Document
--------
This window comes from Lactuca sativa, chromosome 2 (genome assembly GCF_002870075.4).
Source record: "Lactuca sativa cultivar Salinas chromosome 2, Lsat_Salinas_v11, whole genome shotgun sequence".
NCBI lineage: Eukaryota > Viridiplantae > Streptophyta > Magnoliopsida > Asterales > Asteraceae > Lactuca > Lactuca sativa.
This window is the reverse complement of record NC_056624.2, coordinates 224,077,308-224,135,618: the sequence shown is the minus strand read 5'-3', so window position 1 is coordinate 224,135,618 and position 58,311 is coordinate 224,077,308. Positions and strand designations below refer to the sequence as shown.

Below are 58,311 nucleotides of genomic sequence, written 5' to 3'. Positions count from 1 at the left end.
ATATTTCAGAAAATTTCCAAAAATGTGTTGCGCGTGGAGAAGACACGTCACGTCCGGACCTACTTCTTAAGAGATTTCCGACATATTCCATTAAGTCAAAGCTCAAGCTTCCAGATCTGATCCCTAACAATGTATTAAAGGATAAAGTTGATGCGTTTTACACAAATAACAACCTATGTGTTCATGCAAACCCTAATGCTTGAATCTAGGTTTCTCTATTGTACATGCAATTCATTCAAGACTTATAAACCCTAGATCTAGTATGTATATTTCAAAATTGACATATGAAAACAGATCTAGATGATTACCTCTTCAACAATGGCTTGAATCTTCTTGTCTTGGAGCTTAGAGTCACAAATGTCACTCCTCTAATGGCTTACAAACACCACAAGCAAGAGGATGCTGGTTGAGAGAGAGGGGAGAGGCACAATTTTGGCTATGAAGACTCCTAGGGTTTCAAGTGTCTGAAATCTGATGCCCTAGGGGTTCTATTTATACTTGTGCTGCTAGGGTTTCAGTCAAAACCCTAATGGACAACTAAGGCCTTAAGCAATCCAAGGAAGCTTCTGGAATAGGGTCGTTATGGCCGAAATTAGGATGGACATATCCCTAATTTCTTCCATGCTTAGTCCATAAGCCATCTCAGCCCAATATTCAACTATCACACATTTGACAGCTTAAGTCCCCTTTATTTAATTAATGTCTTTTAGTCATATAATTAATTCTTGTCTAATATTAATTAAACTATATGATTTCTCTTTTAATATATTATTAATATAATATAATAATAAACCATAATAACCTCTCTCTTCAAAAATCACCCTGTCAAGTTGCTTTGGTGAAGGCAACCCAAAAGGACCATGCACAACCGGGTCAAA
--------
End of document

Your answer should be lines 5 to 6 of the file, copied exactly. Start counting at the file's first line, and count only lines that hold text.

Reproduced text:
Below are 58,311 nucleotides of genomic sequence, written 5' to 3'. Positions count from 1 at the left end.
ATATTTCAGAAAATTTCCAAAAATGTGTTGCGCGTGGAGAAGACACGTCACGTCCGGACCTACTTCTTAAGAGATTTCCGACATATTCCATTAAGTCAAAGCTCAAGCTTCCAGATCTGATCCCTAACAATGTATTAAAGGATAAAGTTGATGCGTTTTACACAAATAACAACCTATGTGTTCATGCAAACCCTAATGCTTGAATCTAGGTTTCTCTATTGTACATGCAATTCATTCAAGACTTATAAACCCTAGATCTAGTATGTATATTTCAAAATTGACATATGAAAACAGATCTAGATGATTACCTCTTCAACAATGGCTTGAATCTTCTTGTCTTGGAGCTTAGAGTCACAAATGTCACTCCTCTAATGGCTTACAAACACCACAAGCAAGAGGATGCTGGTTGAGAGAGAGGGGAGAGGCACAATTTTGGCTATGAAGACTCCTAGGGTTTCAAGTGTCTGAAATCTGATGCCCTAGGGGTTCTATTTATACTTGTGCTGCTAGGGTTTCAGTCAAAACCCTAATGGACAACTAAGGCCTTAAGCAATCCAAGGAAGCTTCTGGAATAGGGTCGTTATGGCCGAAATTAGGATGGACATATCCCTAATTTCTTCCATGCTTAGTCCATAAGCCATCTCAGCCCAATATTCAACTATCACACATTTGACAGCTTAAGTCCCCTTTATTTAATTAATGTCTTTTAGTCATATAATTAATTCTTGTCTAATATTAATTAAACTATATGATTTCTCTTTTAATATATTATTAATATAATATAATAATAAACCATAATAACCTCTCTCTTCAAAAATCACCCTGTCAAGTTGCTTTGGTGAAGGCAACCCAAAAGGACCATGCACAACCGGGTCAAA